Muriel Wagner

Largely ignored by western media, the Ukrainian Parlament has just adopted a new education law heavily affecting the use of minority languages in higher education. Their minorities directly being affected, Romania and Hungary have expressed their concerns – where are all the other voices calling in European values, taking a stand for linguistic diversity, minority rights and solidarity throughout Europe?

According to Ukrainian media, the new reforms passing parliament in the first week of September will „bring Ukrainian education closer to European standards“.[1] While it enables schools to form their own curricula and choose more freely in their teaching methods, it also includes the restriction of minority languages in higher education.

Such severe restrictions would have immediate consequences on more than 150.000 Hungarians and over 400.000 Romanians living as minorities in Ukraine. Reactions from Hungarian and Romanian politicians were prompt and determined. Standing out for the second biggest community in Ukraine after the Russian minority, the Romanian Ministry of Foreign Affairs expressed their concerns and underlined that the Romanian State feels responsable for the preserving of the rights of the Romanian minority living in the Ukrainian state.

The new law „strongly violates the rights of the Hungarian minority“, criticized Hungary’s Ministry of Foreign Affairs and went on: „It is shameful that a country which is striving to develop an increasingly close relationship with the European Union has made a decision that is in complete opposition to European values“.

Indeed, several institutions are to be severely hit by the amendments. For the Hungarian community, it would threaten not only the further existence of the college in Berehove/Beregszász but also of the University of Uzhorog/Ungvár, where until now teaching in Hungarian language had been provided.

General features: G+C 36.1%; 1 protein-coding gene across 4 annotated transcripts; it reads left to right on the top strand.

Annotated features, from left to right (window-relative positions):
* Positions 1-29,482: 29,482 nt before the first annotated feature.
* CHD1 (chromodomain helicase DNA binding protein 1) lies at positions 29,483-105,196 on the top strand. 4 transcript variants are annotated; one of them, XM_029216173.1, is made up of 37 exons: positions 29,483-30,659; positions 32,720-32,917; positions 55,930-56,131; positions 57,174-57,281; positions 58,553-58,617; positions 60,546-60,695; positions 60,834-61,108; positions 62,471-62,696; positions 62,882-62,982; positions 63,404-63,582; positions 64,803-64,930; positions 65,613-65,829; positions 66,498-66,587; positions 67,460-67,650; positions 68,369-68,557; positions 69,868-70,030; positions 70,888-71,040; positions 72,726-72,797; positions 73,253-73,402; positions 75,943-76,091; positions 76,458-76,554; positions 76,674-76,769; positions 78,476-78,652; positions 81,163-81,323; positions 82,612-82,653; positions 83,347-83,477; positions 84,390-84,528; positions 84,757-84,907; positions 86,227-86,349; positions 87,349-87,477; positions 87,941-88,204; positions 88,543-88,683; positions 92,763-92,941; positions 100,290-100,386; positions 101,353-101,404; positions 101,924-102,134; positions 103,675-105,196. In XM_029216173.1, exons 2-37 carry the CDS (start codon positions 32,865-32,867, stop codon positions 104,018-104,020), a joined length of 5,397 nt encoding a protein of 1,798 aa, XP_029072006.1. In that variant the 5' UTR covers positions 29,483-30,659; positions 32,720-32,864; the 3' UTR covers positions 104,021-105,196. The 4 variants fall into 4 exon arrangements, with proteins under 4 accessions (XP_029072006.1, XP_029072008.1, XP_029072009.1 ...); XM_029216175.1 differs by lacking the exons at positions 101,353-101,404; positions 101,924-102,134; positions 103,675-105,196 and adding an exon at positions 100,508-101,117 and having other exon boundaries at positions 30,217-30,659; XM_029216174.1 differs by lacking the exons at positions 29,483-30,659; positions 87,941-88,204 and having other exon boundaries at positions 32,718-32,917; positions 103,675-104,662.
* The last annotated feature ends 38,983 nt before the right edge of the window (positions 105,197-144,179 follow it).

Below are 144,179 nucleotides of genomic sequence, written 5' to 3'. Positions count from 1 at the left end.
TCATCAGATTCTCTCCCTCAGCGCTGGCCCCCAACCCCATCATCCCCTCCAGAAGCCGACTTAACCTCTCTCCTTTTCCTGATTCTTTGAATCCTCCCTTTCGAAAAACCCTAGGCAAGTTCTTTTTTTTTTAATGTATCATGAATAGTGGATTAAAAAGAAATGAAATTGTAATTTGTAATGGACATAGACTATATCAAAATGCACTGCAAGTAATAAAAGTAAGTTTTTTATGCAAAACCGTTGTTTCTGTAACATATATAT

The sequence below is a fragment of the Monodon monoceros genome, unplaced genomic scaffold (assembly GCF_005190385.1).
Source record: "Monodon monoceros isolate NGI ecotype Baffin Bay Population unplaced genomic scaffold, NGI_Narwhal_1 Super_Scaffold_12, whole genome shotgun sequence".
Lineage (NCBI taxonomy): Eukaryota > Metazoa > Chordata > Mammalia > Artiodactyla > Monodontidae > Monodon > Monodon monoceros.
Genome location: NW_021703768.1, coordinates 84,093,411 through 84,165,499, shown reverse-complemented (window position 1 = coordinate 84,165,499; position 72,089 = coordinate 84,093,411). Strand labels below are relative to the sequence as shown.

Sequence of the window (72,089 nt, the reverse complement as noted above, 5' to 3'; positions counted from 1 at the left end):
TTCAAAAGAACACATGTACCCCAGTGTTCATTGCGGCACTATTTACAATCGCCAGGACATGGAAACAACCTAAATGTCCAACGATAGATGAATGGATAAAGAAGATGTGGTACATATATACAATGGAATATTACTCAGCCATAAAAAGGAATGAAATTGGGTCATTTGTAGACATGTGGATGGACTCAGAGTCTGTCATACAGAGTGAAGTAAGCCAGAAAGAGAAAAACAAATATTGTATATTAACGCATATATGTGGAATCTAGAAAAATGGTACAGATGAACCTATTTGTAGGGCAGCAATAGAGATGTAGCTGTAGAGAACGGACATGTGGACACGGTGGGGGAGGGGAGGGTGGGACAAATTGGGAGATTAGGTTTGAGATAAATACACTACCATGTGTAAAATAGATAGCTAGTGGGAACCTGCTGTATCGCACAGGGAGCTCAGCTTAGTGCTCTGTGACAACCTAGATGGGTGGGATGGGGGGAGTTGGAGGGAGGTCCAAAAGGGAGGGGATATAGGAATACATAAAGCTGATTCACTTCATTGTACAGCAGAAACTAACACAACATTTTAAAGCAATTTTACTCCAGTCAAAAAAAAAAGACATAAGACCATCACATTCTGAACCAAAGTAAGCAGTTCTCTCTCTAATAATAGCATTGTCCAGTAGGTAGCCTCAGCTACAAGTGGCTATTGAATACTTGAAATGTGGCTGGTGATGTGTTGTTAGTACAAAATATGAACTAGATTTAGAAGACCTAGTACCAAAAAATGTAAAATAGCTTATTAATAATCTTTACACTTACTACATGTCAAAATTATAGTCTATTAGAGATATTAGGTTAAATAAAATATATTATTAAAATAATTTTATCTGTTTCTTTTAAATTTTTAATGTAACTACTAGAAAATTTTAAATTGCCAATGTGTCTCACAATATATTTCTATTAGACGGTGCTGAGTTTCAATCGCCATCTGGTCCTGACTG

The Hungarian minority lives a life deeply entangled with Hungary, which can be illustrated by the fact that in shops, opening hours go by the Hungarian time zone, instead of the official time zone of Kiev. This reveals also a problem, as the majority of Hungarian pupils leave school without knowing the Ukrainian language to an adequate extent, which would allow them to find a job in the country they were born in. But how could this justify the restriction of their language which is crucial for their cultural identity and for their survival as a minority?

Ukraine has ratified the European Charter for Regional or Minority Languages, which contains various principles for the protection and promotion of historical regional languages. Still, laws regarding language use have caused troubles in the past, most recently in 2012, when a new policy allowed regions with a high minority rate to use their language in administration – in 2014, the changes were dismissed. The conflict usually targets the Russian minority in the first place. As they’re forming the biggest minority group in Europe, there is a fear that the country might drift apart.

However, changes in the language policy also heavily affect all the other minorities in the country. In a common letter, the Foreign Ministries of Greece and Bulgaria have now joined the Hungarian and Romanian protest. In Hungary, several political parties have organised demonstrations expressing their opposition.

The European Congress of Local and Regional Authorities[2] has released a recommendation which demands continuity for education in the minority language and guaranteeing its use in secondary education. Furthermore, the EU finds minority language use should also be supported in higher education and include university-level research.[3]

The EU clearly calls for linguistic diversity and prohibits discrimination on grounds of language. Regarding Ukraines aspirations to join the EU, the changes in minority language rights in Ukrainian law should well be worth a Europe-wide discourse.


Muriel Wagner

The contents of this article are the sole responsibility of the author, and can under no circumstances be regarded as reflecting the position of ALDA and the European Union.